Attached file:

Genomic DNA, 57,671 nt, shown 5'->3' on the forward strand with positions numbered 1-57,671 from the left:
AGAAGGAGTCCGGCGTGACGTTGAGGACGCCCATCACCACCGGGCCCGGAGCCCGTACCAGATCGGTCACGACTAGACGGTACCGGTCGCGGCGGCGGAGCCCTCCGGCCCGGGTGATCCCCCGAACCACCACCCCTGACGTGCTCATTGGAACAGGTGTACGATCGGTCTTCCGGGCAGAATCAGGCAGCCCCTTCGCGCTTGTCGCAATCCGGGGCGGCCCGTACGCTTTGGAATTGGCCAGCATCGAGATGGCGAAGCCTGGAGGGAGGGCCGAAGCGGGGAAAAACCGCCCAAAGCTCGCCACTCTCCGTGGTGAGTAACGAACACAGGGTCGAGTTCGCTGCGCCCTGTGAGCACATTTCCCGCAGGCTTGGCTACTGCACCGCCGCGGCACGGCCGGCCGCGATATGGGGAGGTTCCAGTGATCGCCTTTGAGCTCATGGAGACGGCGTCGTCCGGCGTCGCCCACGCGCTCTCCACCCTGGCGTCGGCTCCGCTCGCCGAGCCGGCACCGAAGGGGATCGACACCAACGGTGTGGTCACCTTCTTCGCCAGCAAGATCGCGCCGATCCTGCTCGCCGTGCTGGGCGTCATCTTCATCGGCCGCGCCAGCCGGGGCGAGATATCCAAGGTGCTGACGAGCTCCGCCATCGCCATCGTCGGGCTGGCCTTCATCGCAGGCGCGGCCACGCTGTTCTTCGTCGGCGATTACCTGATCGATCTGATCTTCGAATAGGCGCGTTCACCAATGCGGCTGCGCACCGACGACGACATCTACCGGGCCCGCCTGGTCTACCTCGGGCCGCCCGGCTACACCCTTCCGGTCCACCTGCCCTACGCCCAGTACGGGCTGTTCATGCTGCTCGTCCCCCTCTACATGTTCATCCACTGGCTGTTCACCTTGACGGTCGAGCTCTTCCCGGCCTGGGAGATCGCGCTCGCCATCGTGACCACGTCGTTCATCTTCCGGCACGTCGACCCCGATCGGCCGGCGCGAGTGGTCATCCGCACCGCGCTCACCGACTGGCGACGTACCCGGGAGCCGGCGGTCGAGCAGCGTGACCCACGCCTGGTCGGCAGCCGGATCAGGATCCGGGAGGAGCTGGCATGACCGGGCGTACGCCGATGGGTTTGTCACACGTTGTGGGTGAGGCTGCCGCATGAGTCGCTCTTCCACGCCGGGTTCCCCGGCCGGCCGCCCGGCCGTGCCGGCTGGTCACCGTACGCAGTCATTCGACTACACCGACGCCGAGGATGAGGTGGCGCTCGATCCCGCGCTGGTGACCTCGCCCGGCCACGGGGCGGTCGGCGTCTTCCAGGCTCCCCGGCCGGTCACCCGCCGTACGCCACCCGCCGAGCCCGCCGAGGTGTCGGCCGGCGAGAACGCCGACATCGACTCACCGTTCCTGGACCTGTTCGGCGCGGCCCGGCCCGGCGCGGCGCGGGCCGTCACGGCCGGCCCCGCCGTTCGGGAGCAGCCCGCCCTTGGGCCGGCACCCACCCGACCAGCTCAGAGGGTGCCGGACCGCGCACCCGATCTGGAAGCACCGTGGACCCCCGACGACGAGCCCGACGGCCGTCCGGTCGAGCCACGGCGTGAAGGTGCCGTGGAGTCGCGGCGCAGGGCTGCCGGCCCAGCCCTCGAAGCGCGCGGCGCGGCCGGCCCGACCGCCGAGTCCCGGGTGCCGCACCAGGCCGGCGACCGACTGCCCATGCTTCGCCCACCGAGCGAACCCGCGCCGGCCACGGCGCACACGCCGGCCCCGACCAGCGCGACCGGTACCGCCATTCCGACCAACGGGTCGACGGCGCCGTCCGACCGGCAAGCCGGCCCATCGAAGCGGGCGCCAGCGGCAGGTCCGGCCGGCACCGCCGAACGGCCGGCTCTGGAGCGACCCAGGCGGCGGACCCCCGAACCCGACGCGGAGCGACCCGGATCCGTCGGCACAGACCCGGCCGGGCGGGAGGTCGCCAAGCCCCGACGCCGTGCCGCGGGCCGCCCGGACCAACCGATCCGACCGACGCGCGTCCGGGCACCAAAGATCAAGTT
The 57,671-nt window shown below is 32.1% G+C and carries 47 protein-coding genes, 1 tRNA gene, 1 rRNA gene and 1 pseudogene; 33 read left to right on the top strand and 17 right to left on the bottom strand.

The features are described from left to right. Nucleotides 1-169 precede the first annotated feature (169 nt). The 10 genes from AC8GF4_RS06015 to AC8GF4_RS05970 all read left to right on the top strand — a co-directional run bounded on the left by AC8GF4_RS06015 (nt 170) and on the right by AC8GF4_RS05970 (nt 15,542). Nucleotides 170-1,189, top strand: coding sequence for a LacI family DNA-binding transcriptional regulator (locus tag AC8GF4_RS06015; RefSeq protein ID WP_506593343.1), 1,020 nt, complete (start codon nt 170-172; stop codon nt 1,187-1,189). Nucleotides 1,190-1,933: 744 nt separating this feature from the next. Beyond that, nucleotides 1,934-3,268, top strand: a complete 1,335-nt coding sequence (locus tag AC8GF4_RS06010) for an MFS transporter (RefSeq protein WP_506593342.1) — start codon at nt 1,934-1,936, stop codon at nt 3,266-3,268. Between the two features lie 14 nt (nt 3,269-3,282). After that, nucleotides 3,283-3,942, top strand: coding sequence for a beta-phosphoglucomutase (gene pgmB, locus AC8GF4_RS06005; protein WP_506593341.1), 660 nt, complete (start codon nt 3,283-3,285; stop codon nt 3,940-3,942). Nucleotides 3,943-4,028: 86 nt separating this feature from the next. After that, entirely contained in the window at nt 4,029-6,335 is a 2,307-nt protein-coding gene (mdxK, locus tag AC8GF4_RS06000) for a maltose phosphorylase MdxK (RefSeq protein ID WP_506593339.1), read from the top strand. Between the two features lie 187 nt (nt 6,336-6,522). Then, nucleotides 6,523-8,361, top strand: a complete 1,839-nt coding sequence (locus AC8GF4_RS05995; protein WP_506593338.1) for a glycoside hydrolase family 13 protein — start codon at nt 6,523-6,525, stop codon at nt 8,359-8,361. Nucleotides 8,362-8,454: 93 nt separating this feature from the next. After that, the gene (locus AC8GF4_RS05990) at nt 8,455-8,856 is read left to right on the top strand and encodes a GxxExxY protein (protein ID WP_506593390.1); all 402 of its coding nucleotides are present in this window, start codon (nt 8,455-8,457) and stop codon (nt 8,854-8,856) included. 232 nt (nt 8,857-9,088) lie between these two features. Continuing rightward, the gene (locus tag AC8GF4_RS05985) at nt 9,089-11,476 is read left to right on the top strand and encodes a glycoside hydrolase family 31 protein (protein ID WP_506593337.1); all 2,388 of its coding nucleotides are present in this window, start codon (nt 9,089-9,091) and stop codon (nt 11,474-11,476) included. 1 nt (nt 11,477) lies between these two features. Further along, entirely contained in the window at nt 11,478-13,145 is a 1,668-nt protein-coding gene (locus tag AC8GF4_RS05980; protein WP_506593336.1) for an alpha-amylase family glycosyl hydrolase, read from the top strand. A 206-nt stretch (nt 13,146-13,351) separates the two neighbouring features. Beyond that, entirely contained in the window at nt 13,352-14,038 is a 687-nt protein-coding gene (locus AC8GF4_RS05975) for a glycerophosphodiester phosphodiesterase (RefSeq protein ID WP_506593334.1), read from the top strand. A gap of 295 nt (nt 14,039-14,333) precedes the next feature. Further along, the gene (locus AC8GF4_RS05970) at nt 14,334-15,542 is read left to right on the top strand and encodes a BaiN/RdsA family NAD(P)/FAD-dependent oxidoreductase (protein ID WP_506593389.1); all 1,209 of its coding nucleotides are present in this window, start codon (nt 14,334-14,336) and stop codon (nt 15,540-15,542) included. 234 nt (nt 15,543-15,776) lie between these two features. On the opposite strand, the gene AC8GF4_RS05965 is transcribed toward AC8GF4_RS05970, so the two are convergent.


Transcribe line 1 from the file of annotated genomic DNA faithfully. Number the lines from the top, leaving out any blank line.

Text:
Genomic DNA, 57,671 nt, shown 5'->3' on the forward strand with positions numbered 1-57,671 from the left: